You Can’t Go Home Again

It’s a funny thing coming home. Nothing changes. Everything looks the same, feels the same, even smells the same. You realize what’s changed is you. — F. Scott Fitzgerald

I am home.

Every morning my eyes open to a different dark than the one I left behind. The dawn light in this room is weaker, grayer, because my bedroom window faces the west instead of the east. I moved my life 250 miles in one direction, and when my alarm goes off my view on the world is pointing back the other way.

I face the storms now. Glorious storms of green and black and round purple, rolling over my river town, pulling up moisture from the two arteries of this country, the Missouri and the Mississippi. The droplets coalesce into stacked thunderheads that boil and swell like angry giants before they roar out sheets of furious rain. Creeks flood in a flash of minutes. Rivers, in days. Living in the dry heat of eastern Kansas for seventeen long years, I had completely forgotten what immense power a summer thunderstorm, fattened on river humidity, holds over the world below.

Despite its unfamiliarity, its raw newness, this place is not new. It’s old to me, as old as my memory. This is where I came up, where I learned to be a girl, a woman, a wife. My high school is 30 miles from my house. The woods where I played, that I betrayed, that I vowed I would never belong to again, are  accessible now. They are only as far away now as a quick decision to take a drive.

The memories consume me.

One part of me, the part of me that drives this body-animal, goes about her transplanted life. Makes appointments. Pulls up that pizza place on a map. Plans outings. Fights unfamiliar traffic patterns to sit in an unfamiliar cubicle around unfamiliar people in a fugue of culture shock as painful as if I’d moved to Beijing. I don’t know the language here. The norms confuse me. I want to constantly scream, Look at me! I am one of you. I belong here. Don’t you recognize my sameness?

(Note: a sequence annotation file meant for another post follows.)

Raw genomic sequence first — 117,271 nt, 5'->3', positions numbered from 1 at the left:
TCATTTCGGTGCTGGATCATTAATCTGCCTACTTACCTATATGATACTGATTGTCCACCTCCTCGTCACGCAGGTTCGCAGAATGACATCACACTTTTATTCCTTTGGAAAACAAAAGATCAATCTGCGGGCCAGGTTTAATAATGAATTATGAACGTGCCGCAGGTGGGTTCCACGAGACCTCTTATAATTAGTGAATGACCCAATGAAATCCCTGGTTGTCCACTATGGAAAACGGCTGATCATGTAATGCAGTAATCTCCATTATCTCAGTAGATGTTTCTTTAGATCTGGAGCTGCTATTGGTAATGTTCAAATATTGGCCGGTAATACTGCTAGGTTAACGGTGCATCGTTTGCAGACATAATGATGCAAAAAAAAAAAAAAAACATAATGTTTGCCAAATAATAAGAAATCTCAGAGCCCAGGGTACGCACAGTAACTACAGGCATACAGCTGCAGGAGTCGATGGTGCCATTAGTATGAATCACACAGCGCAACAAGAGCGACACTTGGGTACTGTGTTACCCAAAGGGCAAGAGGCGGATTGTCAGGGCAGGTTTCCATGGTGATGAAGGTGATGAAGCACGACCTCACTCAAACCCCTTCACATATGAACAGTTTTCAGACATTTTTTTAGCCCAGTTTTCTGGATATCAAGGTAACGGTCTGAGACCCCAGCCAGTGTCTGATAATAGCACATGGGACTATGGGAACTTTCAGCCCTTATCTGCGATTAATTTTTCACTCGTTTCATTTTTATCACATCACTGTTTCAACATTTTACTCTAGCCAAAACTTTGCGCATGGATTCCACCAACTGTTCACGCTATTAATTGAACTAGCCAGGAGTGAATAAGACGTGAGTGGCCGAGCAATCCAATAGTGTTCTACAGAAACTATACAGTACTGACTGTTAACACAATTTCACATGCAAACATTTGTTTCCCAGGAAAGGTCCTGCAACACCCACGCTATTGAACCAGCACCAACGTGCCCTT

But I am not the same. I have been Away for too long. Over There clings to me like a whiff of dogshit. There is something about me, the way I hold my head or how I arrange my sentences, that makes integration, re-integration, impossible. Until they decide to accept me, I am The Outsider.

This is fine. I remember, you see. I remember how the highway used to look before the fancy exits and wider lanes. How we used to turn left to go to that grungy movie theater, instead of right now because that new strip mall sits in the old flow of traffic. I remember flower fields where there are houses, their boxy whiteness, like rows of teeth, chewing the graceful hillside into looping terraces of cul de sacs and lawn.

I live in those memories. I crawl inside them and lose time. I look around me and see a transparent overlay of The World That Was covering reality. I am 44, I am 16, I am 26, I am 10. I am here, yes, but I am not quite here – there, but not quite there. I have left pieces of the person I used to be scattered like seeds all over this place, and those seeds grew into strange trees, unrecognizable in species and form. I think about my uncles, my grandparents, of being a child in their lap, and of the vague cloudiness of their eyes when they’d start a story with, “Remember when … “

I am them, now. I am the Rememberer.

The cliché is: You can’t go home again.

I say: You can go home again, but not as the same You.

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